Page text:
For many years Bruce Wayne fought to defend his hometown of Gotham City from the various criminal elements that threatened it as the Batman. Now, having survived a war with the monstrous Bane, his thoughts have turned to how he might not only preserve Gotham but improve it. To that end, inspired by a suggestion often made by his foster-father and butler, Alfred Pennyworth, Bruce has turned his mind to construction rather than protection.
Now Bruce Wayne has plans for Gotham City. Plans that involve drastic changes to infrastructure as well as the city’s skyline. New buildings to house the city’s homeless, yes, but also energy-efficient skyscrapers for the captains of industry. And that impulse in turn has fueled new ideas for how he might carry out his night job more effectively, inspiring new weapons and vehicles for Batman’s vigil.
There are always those who are opposed to change, however, and they have made arrangements for five infamous assassins to pool their resources and put an end to Bruce Wayne’s plans. Luckily, Batman has his own plans for how to deal with the assassins, though the true mastermind behind them remains a mystery the world’s greatest detective has yet to solve…
Batman #86 signals a new beginning for the Dark Knight Detective and a new direction for the series itself. Paradoxically this new direction comes from a creative team made up of artists who all have extensive experience with Batman over a variety of titles.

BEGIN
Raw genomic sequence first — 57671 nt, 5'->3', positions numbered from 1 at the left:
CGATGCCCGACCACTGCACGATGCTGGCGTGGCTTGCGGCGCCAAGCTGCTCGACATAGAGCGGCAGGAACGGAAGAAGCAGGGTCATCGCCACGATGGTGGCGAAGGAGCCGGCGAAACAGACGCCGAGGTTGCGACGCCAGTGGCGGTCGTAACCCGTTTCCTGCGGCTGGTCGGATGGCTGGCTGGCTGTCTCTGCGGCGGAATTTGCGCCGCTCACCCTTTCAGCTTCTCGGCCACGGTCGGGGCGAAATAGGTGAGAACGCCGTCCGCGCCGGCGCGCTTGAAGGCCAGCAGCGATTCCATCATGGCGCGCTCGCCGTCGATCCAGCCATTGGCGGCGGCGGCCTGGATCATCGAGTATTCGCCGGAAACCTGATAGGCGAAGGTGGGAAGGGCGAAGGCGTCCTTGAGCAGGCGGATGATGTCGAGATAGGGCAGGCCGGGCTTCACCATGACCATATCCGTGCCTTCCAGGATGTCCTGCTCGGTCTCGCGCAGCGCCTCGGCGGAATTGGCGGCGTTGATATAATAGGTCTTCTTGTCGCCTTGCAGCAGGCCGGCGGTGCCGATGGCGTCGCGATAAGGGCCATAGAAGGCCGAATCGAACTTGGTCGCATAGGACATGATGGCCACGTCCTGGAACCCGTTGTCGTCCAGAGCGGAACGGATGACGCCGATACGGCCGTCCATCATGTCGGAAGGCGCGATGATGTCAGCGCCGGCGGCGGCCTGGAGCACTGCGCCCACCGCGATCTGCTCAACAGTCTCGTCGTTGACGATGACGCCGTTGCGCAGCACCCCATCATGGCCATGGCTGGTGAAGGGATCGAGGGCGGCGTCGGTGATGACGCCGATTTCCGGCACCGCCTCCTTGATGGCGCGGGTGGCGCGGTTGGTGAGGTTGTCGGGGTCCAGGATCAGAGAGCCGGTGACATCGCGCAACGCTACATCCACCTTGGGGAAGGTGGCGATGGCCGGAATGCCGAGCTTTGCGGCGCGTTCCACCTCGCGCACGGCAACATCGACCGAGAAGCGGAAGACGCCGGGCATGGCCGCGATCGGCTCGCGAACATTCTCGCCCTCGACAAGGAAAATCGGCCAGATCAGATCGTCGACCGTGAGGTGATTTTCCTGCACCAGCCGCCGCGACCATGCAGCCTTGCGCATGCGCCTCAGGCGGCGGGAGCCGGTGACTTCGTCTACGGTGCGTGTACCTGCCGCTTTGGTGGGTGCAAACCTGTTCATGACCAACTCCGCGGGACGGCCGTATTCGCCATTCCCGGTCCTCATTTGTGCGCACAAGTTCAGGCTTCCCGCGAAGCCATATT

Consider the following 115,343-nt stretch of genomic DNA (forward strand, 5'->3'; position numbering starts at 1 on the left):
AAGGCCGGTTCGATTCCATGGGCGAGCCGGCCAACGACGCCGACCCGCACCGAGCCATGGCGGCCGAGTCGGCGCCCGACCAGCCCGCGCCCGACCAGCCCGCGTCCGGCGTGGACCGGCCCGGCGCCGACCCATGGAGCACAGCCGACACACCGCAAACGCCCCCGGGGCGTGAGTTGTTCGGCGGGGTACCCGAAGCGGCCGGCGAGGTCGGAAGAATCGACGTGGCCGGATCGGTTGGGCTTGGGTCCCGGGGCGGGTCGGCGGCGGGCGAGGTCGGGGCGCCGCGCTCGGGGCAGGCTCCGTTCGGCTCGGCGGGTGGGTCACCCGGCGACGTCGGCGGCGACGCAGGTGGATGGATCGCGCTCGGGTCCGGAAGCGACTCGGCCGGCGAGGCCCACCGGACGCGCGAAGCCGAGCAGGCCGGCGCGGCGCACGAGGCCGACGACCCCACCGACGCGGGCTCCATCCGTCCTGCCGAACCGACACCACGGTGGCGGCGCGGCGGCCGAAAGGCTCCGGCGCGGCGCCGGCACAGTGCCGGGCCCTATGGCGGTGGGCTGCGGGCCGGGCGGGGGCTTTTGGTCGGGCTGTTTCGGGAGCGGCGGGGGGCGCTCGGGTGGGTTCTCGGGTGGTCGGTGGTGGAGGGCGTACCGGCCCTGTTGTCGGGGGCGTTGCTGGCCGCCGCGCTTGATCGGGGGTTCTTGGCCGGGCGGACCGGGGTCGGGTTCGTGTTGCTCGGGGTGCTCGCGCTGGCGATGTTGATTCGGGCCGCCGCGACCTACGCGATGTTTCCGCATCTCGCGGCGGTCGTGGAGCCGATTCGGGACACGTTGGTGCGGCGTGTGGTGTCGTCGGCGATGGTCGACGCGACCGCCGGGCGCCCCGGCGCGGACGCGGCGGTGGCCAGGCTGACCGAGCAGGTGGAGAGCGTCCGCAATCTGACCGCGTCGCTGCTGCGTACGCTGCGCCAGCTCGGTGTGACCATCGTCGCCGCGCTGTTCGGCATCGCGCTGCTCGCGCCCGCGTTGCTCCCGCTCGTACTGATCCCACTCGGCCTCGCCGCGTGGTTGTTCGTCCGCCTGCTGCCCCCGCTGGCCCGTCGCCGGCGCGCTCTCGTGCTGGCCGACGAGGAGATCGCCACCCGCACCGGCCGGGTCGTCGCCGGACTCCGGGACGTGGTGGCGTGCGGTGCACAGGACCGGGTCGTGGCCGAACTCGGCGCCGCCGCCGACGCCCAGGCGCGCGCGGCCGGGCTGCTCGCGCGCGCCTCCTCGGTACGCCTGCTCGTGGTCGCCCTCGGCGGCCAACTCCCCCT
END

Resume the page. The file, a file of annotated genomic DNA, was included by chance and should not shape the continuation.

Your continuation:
Writer James Tynion IV wrote Detective Comics at the beginning of the Rebirth era, after writing the back-up features for the New 52 Batman and being one of the lead writers for Batman Eternal. Tony S. Daniel is rightly acclaimed for his work writing and drawing various Batman titles. Inker Danny Miki was the inker on Batman for much of Scott Snyder and Greg Capullo’s famed run. Tomeu Morey has colored a number of Batbooks, including Batman, Catwoman, Detective Comics and Gotham City Sirens. And Clayton Cowles, in addition to being one of the best letterers in the business, also lettered most of the issues of the current Batman title.
Each of these creators live up to their impressive reputations on every page of this issue. Daniel’s eye for detail is evident, yet every wrinkle and raindrop he designs is necessary and does nothing to clutter the flow of the action. Miki’s inks are perfectly applied, with just the right amount of shading and outlining used in each scene. Morey’s colors are well-chosen, projecting both the somber mood of Gotham City’s rooftops at night and the bright glitzy optimism of a Wayne Charity fundraiser gala. Cowles’ word balloons are well-designed and do not obscure the fantastic artwork.
I will say little about James Tynion IV’s script, having said enough about the basic plot in the summary at the start of this review. Suffice it to say fans of Deathstroke and Catwoman will want to check this issue out to see Selina and Slade in action. The story itself showcases the many sides of Batman; the detective, the martial artist and the strategist, even as we are introduced to a new side; the architect. Yet for all the classic beats this story hits, it also sets up new challenges for Batman to face along with the return of some old enemies.
Bottom Line: If Tom King’s run on Batman left you cold, for whatever reason, now is the time to come home to Gotham City. Or if you’re a tourist looking for a good place to start with Batman’s adventures, welcome – this is your stop. The new creative team offers a fresh start and a bold new direction while delivering everything we love about Batman in a single story. Highly recommended.